Over years, I have been thrown head on to designs by UI designers who probably donot have a clue what HTML or CSS is. All these years I have been thinking that I would asking for too much, If I just expect the designer, who is trying to shov his “impossible to code” design down my throat, to understand just a little bit what his design would be converted into. THAT would help right?

Then, I came across this post today … Web designers who can’t code …Thanks Lord! I’m just one of many who feel the same … The above artitle is a bit a long winded .. but worth the read, every word of it.

Thanks Elliot Jay Stocks … I feel relieved!

Here is some excerpts from Elliots article.

Wow, what a day! It started with one little tweet and ended with a discussion that seemed to sweep across the whole web design community. It appears there are some very strong opinions held on the subject of whether web designers should be able to code.

So, before we get into this, allow me to quickly recap what I said on this morning on Twitter:

Honestly, I’m shocked that in 2010 I’m still coming across ‘web designers’ who can’t code their own designs. No excuse.

… I should’ve been a little more specific in my tweet. I was talking about designers who don’t have even the most basic HTML and CSS skills to turn a flat design into an actual site. Not people who intentionally choose not to code; those who can’t. And I’m also referring only to front-end code here; of course it’s ridiculous to think that designers should also be amazing back-end programmers …

We get ‘web’ designs sent in Illustrator, 300dpi, impossible to code, no consistency / usability.
~ Amy Mahon

It’s getting late, and I’ve got to wrap this up somehow. I know there will be many who disagree with me, and my intention is not to offend or upset anyone who can’t code, but I hope that some of what I’ve said reflects some of the points that always come up when delving into this debate.

At the end of the day, I don’t lose any sleep over who can code and who can’t. I’m just genuinely surprised to find so many designers that lack front-end skills, as I thought this was a thing of the past.

Also read the comments , there were around 320 comments, as i write … they are worth a read.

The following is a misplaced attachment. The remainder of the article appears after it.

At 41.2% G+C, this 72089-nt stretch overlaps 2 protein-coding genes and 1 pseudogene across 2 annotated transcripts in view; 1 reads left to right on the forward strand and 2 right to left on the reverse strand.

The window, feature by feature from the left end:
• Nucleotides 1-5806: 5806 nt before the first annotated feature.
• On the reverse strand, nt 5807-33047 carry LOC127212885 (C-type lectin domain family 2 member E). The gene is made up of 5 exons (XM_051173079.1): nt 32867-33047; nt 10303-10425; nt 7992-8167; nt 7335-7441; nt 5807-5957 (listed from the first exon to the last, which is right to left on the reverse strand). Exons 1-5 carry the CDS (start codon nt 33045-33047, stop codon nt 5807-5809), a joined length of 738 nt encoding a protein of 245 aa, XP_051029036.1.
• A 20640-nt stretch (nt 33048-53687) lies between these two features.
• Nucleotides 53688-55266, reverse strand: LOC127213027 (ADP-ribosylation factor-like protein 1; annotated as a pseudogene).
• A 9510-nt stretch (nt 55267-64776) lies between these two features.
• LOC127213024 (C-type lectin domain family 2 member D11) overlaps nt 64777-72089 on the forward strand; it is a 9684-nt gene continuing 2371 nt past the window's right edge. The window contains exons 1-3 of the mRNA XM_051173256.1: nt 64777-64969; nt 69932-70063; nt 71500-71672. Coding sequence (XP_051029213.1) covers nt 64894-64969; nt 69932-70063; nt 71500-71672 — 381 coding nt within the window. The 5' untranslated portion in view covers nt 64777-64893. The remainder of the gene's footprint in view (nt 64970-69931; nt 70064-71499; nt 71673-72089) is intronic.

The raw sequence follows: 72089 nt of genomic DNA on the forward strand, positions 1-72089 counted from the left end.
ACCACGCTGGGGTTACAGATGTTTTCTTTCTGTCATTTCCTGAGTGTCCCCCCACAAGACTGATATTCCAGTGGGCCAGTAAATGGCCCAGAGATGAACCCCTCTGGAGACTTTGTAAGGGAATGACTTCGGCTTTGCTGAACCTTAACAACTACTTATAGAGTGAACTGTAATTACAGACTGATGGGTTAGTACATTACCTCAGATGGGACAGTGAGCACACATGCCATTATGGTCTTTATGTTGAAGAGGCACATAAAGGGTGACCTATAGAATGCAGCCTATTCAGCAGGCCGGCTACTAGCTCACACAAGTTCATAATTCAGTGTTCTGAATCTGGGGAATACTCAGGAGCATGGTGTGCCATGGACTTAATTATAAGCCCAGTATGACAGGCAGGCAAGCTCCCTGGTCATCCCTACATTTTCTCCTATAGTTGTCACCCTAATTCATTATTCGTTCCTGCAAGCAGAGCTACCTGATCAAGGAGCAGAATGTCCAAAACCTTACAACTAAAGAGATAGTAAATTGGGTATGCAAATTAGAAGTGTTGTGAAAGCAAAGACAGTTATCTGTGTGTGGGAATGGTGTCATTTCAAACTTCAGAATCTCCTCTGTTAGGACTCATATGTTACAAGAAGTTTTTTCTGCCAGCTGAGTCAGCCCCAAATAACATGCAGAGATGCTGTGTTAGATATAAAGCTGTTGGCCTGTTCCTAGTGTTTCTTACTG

Please read Elliots full post here .. Web designers who can’t code


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9
March, 2010
By : Nikhil
Posted in : UI Developer, User Interface Desgin, Web Developer
No Comments »

Aligning radio button with text

Since the radio button and the text are inline, so the text will align itself to the bottom of the radio button, The the text will appear to be slightly under the radio button.
If you want these to align to the top, you’ll have to place the radio and the text into separate containers like divs or spans ( as appropriate) and they will take care of the alignment. It would be easier to use table cells too, of your design brief permits it.

This won’t look the same in every browser, as every browser displays radios slightly differently, so there’s always going to be size issues no matter what you do.


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4
March, 2010
By : Nikhil
Posted in : Browser Quirks, HTML
No Comments »

What will HTML5 bring?

HTML5 is still a draft. As I write, Work on HTML 5, which commenced in 2004, is still being given shape by a joint effort between the W3C HTML WG and the WHATWG.   The word is that the next gen HTML will have  enhancements and  features, which would new structure and semantics , form controls, APIs, multimedia tags etc..

In simple English … what would it mean to  us UI developers …

  • There will addition of some structural tags  viz.  <article>, <section>, <header>, <aside>, and <nav>, which would replace the majority of <div>s used on a web page, making your pages a bit more semantic, but more importantly, easier to read.
    Hey! Just imagine the effort saved in finding that one missing close DIV tag.
    e.g.
<body>
  <header>...</header>
  <nav>...</nav>
  <article>
    <section>
      ...
    </section>
  </article>
  <aside>...</aside>
  <footer>...</footer>
</body>

Instead of

<body>
  <div id="header">...</div>
  <div id="nav">...</div>
  <div class="article">
    <div class="section">
      ...
    </div>
  </div>
  <div id="aside">...</div>
  <div id="footer">...</div>
</body>
  • With the advent of  audio and video content like YouTube, the use of embedded multimedia on the webpage has increaded by fold. Taking this into account , Now the plan is to add native support for embedding video and audio into the browser itself,  hence allow users to play, pause, stop, seek, and adjust volume using the builtin DOM APIs for scripts to control the playback.

e.g.

<video poster="poster.jpg">
    <source src="video.3gp" type="video/3gpp"
    media="handheld">
        <source src="video.mp4" type="video/mp4">
</video>
<audio>
  <source src="music.oga" type="audio/ogg">
  <source src="music.mp3" type="audio/mpeg">
</audio>
  • Better-defined semantic roles for existing elements  for eg. <strong> and <em> might now actually have different  meanings i.e.  they will behave differently.